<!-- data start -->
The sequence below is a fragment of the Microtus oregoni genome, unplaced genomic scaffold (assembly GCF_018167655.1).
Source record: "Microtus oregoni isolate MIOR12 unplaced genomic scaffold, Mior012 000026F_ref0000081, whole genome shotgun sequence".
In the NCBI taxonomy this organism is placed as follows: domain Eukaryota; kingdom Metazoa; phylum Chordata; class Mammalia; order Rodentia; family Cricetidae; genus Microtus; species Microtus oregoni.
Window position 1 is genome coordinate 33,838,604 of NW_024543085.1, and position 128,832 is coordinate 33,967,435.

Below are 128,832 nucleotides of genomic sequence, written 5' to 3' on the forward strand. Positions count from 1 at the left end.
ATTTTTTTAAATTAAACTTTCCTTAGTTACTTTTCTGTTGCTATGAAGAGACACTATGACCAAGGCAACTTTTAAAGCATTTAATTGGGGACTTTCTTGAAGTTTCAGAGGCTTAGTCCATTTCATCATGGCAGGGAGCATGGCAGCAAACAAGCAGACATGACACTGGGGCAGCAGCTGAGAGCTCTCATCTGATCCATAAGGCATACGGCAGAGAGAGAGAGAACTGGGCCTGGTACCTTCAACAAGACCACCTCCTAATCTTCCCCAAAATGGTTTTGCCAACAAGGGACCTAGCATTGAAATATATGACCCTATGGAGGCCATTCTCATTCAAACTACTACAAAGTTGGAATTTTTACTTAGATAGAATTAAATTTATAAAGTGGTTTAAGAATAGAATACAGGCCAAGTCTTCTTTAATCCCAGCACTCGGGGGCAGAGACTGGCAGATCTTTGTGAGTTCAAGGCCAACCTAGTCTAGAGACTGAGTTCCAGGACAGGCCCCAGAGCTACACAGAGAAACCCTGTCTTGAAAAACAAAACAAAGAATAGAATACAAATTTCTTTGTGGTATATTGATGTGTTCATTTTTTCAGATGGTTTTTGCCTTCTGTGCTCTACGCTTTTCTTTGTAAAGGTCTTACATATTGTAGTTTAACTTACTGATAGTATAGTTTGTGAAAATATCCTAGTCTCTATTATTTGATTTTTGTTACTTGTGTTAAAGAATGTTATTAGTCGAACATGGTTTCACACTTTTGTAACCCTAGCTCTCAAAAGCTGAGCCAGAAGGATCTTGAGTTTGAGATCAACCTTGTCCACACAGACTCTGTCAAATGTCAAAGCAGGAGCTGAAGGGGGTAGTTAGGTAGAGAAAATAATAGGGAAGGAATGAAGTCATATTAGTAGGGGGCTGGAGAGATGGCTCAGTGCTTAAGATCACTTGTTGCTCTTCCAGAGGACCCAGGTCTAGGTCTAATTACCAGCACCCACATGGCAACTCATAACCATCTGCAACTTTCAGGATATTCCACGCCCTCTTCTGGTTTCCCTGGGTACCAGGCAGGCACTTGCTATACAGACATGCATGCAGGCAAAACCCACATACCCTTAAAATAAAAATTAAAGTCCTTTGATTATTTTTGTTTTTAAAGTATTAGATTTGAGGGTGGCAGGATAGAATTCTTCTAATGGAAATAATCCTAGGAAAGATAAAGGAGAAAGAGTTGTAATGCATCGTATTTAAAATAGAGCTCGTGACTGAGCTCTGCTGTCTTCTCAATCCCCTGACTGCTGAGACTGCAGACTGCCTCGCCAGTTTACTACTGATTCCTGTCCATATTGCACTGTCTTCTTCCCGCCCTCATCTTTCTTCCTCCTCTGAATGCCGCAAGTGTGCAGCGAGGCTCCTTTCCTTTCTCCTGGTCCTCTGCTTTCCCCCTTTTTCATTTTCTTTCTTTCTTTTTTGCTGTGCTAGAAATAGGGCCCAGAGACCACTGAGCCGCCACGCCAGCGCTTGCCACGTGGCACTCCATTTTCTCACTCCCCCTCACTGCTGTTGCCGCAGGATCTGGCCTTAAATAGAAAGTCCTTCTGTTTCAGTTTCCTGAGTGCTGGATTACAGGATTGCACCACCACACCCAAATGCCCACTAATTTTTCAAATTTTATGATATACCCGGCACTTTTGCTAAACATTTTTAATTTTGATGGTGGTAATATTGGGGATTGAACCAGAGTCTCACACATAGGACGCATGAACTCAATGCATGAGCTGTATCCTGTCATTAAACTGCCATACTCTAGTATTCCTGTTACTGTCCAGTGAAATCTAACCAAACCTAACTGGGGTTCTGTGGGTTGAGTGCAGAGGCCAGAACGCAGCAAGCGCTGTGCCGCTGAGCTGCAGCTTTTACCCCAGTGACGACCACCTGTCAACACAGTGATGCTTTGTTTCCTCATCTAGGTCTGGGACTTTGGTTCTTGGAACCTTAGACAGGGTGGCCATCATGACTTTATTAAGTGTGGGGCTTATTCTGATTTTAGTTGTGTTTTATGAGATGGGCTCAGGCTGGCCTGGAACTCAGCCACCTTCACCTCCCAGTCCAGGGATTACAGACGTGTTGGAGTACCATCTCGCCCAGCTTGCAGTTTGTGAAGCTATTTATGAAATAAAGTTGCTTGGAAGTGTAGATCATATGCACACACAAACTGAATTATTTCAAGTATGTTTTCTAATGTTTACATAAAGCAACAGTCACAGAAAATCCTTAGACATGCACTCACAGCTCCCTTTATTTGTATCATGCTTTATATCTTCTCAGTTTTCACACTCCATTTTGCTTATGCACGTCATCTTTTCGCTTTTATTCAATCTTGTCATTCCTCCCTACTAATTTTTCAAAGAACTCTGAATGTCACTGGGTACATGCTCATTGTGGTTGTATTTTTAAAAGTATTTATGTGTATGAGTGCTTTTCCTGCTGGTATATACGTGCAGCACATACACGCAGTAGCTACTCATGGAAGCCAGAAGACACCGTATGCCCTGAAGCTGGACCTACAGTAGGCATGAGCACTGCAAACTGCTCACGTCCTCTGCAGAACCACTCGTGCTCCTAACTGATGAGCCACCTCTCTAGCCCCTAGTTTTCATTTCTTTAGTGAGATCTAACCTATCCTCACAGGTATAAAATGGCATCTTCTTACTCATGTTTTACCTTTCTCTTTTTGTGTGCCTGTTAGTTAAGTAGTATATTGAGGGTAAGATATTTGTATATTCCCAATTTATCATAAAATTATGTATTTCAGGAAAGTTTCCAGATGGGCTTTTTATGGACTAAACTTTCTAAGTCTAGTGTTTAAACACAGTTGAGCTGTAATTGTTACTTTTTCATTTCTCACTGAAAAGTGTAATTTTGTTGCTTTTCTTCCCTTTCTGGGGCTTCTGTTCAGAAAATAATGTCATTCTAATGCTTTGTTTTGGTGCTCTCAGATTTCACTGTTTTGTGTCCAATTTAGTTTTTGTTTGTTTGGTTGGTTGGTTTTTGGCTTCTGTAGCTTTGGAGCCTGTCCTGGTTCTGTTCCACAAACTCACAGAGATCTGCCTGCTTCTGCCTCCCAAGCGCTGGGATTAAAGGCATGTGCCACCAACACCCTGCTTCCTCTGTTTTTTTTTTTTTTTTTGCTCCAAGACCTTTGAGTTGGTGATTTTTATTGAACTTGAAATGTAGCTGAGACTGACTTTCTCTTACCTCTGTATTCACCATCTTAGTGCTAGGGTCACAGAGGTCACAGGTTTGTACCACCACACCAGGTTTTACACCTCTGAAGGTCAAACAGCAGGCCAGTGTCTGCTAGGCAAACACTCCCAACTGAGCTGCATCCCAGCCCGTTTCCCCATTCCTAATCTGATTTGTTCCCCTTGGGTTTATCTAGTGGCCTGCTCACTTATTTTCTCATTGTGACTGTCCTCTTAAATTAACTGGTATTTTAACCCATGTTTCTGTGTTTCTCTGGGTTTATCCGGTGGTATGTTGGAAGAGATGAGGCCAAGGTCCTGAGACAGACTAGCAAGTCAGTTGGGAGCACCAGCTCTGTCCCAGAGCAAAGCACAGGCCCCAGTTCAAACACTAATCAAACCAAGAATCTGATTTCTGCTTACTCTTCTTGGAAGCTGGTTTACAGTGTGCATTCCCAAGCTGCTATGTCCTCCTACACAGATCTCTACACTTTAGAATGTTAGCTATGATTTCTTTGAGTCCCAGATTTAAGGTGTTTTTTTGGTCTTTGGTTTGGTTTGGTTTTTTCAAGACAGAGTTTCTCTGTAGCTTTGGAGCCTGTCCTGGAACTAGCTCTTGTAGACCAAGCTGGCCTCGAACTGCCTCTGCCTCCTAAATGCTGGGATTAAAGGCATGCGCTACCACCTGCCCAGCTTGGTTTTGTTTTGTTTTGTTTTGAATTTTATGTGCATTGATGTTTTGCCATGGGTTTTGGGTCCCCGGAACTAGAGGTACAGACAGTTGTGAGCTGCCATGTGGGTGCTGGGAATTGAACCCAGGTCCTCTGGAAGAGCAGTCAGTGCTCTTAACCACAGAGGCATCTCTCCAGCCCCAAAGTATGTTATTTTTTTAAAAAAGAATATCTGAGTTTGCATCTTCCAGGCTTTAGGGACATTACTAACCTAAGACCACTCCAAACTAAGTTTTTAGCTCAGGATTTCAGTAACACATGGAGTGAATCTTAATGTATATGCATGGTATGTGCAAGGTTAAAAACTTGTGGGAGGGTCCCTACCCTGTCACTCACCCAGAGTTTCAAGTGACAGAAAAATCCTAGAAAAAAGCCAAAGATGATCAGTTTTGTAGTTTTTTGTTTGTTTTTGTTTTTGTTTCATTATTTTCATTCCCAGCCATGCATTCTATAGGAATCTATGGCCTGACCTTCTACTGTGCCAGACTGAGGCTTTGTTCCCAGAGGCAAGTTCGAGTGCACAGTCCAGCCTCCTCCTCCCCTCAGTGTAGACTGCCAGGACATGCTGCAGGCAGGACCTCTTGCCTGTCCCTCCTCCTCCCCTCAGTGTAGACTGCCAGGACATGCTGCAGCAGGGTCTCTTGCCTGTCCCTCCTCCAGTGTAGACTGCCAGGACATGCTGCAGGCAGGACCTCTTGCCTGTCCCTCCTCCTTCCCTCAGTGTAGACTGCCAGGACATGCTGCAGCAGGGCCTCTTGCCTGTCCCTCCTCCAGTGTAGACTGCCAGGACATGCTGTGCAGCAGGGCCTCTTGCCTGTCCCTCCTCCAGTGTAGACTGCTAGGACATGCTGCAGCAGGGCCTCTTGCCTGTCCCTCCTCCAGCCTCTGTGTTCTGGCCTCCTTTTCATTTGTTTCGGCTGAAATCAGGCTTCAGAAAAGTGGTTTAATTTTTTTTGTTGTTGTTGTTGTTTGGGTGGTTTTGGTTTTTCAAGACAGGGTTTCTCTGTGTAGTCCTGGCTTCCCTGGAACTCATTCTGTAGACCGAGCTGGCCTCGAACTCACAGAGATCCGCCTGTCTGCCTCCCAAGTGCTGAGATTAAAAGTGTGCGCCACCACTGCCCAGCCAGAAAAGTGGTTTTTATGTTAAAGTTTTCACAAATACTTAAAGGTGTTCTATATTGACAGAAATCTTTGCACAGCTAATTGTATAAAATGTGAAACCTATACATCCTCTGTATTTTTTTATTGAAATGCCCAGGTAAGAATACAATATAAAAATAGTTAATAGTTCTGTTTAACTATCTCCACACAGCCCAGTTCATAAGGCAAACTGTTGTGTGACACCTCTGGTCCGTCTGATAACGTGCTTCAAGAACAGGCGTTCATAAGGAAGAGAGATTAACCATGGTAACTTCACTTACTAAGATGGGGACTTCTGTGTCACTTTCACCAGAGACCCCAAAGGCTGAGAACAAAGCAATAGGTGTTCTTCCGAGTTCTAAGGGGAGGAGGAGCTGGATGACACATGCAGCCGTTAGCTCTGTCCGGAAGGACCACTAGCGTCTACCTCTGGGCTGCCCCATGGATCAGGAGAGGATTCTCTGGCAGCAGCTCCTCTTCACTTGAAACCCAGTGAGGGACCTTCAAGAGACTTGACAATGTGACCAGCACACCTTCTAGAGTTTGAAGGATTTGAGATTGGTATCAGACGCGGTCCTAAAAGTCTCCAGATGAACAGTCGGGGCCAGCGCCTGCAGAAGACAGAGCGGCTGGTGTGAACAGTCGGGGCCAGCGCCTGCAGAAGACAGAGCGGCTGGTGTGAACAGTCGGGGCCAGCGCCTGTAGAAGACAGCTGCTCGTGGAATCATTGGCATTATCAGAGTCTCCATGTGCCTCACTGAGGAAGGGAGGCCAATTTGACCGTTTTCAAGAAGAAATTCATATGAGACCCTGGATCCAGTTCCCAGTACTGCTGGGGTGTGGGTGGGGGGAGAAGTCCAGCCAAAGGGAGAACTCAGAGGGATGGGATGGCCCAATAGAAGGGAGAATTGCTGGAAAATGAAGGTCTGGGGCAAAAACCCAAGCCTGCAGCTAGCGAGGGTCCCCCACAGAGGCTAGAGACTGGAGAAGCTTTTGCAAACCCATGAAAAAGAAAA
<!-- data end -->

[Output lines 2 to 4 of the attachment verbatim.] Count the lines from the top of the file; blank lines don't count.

Source record: "Microtus oregoni isolate MIOR12 unplaced genomic scaffold, Mior012 000026F_ref0000081, whole genome shotgun sequence".
In the NCBI taxonomy this organism is placed as follows: domain Eukaryota; kingdom Metazoa; phylum Chordata; class Mammalia; order Rodentia; family Cricetidae; genus Microtus; species Microtus oregoni.
Window position 1 is genome coordinate 33,838,604 of NW_024543085.1, and position 128,832 is coordinate 33,967,435.